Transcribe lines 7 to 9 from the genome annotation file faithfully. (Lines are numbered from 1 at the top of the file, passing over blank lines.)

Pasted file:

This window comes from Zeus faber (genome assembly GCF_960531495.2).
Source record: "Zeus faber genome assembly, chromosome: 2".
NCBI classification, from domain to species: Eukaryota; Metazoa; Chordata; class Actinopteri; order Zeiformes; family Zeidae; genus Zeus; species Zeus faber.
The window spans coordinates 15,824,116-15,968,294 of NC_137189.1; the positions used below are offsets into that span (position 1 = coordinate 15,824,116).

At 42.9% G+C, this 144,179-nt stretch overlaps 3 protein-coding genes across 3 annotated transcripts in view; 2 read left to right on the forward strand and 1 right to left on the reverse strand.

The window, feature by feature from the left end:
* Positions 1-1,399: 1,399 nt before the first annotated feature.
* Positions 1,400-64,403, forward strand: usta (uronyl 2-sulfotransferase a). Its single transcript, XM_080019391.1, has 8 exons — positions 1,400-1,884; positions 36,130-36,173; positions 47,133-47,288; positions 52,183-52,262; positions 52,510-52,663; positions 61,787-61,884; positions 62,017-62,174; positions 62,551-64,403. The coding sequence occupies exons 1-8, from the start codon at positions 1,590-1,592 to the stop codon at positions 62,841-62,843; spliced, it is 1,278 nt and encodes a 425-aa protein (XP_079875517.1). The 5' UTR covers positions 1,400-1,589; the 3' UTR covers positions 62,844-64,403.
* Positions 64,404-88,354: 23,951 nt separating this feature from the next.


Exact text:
* Positions 1-1,399: 1,399 nt before the first annotated feature.
* Positions 1,400-64,403, forward strand: usta (uronyl 2-sulfotransferase a). Its single transcript, XM_080019391.1, has 8 exons — positions 1,400-1,884; positions 36,130-36,173; positions 47,133-47,288; positions 52,183-52,262; positions 52,510-52,663; positions 61,787-61,884; positions 62,017-62,174; positions 62,551-64,403. The coding sequence occupies exons 1-8, from the start codon at positions 1,590-1,592 to the stop codon at positions 62,841-62,843; spliced, it is 1,278 nt and encodes a 425-aa protein (XP_079875517.1). The 5' UTR covers positions 1,400-1,589; the 3' UTR covers positions 62,844-64,403.
* Positions 64,404-88,354: 23,951 nt separating this feature from the next.